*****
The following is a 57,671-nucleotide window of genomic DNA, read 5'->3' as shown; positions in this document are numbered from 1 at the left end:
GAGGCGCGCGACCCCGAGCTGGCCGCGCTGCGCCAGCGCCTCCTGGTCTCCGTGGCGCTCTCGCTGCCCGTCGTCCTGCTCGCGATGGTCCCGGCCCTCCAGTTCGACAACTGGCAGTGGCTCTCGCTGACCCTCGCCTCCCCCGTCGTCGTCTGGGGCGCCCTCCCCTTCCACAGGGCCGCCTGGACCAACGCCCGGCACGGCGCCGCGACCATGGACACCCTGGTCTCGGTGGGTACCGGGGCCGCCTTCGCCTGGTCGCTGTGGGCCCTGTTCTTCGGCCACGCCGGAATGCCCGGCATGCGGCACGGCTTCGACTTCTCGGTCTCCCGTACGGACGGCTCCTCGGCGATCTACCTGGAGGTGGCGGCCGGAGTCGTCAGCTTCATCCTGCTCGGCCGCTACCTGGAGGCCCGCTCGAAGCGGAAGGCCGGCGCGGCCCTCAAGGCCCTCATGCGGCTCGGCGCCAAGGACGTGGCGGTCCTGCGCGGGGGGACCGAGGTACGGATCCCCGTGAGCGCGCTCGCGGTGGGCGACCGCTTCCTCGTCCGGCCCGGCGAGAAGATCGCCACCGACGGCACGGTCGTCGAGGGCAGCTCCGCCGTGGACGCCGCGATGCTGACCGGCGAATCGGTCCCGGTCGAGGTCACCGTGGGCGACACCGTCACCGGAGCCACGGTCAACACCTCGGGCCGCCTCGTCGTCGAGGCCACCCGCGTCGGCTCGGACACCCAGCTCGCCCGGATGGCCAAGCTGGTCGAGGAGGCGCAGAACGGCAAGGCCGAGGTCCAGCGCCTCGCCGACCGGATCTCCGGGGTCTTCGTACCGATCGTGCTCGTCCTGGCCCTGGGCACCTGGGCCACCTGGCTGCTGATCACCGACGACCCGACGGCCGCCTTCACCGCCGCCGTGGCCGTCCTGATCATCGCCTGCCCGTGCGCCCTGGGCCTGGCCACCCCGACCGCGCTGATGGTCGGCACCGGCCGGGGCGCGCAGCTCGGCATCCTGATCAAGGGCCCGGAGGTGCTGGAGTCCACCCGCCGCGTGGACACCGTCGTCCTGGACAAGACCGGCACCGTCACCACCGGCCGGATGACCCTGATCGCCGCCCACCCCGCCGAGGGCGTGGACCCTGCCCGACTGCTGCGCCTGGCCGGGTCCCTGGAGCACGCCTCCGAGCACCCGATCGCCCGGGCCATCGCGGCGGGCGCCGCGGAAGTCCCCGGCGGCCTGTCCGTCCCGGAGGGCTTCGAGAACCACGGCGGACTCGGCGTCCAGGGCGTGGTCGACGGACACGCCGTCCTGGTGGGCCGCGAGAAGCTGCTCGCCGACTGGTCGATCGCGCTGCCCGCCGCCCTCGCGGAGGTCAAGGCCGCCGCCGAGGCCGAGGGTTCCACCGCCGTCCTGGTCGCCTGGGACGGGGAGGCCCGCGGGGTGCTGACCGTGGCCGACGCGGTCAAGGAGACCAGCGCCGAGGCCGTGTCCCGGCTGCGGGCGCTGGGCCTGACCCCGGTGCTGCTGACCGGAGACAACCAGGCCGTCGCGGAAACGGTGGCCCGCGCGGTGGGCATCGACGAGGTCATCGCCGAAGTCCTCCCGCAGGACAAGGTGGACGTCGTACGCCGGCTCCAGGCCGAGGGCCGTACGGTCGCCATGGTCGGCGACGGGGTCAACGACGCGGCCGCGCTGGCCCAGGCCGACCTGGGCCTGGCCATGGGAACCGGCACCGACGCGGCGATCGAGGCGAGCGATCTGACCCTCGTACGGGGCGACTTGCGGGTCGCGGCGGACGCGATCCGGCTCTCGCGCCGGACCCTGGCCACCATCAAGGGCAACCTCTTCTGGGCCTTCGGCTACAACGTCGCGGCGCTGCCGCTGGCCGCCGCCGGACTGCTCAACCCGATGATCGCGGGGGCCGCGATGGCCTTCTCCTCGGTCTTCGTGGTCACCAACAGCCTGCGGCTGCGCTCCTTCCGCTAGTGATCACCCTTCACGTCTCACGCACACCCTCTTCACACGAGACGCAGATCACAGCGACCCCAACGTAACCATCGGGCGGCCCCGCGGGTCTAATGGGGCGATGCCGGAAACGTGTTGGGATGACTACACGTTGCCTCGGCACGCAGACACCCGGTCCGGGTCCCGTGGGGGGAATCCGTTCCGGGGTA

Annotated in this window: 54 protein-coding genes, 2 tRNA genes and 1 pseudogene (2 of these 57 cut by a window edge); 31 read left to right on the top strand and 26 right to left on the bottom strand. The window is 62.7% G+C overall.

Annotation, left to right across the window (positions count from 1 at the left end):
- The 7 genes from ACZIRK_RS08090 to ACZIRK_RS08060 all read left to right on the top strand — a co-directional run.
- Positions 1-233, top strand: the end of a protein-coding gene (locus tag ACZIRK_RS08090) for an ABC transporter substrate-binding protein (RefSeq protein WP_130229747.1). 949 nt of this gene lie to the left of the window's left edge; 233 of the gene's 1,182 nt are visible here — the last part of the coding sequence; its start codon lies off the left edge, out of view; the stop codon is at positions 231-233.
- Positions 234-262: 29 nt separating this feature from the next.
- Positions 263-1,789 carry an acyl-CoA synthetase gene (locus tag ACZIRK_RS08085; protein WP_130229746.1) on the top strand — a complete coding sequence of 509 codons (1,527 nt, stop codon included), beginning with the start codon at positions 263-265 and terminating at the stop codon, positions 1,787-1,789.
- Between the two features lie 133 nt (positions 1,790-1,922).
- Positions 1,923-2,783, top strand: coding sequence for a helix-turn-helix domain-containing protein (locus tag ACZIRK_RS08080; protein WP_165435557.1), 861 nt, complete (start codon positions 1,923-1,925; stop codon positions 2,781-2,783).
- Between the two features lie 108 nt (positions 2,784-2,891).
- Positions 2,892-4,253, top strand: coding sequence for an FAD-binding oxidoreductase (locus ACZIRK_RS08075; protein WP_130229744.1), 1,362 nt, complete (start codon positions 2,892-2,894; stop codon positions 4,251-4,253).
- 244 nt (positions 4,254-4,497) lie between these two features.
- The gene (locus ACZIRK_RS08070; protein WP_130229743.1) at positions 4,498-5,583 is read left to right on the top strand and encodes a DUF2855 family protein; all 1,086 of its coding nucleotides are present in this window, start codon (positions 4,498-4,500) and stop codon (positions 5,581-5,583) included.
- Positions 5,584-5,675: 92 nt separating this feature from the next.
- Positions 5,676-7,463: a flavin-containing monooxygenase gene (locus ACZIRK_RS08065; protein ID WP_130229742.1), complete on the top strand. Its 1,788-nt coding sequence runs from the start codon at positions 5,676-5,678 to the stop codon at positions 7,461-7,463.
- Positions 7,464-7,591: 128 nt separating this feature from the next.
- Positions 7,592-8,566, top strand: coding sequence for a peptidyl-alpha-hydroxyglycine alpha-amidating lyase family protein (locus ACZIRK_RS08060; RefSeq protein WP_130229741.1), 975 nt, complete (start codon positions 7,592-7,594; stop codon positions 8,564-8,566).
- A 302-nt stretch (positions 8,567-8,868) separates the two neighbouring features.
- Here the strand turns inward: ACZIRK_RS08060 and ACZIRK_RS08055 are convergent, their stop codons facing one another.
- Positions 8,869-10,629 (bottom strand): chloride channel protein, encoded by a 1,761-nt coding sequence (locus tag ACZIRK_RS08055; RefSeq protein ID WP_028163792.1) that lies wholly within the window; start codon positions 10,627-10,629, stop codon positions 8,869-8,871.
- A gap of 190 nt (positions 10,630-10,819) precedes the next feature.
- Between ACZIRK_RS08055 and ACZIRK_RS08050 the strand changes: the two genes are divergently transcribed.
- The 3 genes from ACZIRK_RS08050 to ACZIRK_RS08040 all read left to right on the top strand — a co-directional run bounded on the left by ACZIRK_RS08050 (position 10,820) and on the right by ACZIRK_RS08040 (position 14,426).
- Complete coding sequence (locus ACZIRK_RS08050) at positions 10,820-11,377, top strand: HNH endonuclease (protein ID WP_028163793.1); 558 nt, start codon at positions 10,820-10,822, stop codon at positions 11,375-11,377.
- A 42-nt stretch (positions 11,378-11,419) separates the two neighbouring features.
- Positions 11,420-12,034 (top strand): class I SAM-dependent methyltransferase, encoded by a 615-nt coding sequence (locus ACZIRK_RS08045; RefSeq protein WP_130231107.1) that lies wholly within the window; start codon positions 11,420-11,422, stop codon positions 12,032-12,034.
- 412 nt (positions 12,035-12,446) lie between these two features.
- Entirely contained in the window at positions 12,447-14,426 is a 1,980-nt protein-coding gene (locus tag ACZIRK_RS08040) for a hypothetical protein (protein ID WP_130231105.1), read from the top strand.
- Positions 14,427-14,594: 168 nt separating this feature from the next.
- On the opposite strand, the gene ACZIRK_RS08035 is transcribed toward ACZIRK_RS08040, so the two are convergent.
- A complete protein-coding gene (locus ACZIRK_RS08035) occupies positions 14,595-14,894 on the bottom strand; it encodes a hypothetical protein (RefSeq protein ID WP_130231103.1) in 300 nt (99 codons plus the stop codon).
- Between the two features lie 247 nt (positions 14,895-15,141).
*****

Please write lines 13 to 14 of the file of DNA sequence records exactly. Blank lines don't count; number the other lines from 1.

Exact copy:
- 244 nt (positions 4,254-4,497) lie between these two features.
- The gene (locus ACZIRK_RS08070; protein WP_130229743.1) at positions 4,498-5,583 is read left to right on the top strand and encodes a DUF2855 family protein; all 1,086 of its coding nucleotides are present in this window, start codon (positions 4,498-4,500) and stop codon (positions 5,581-5,583) included.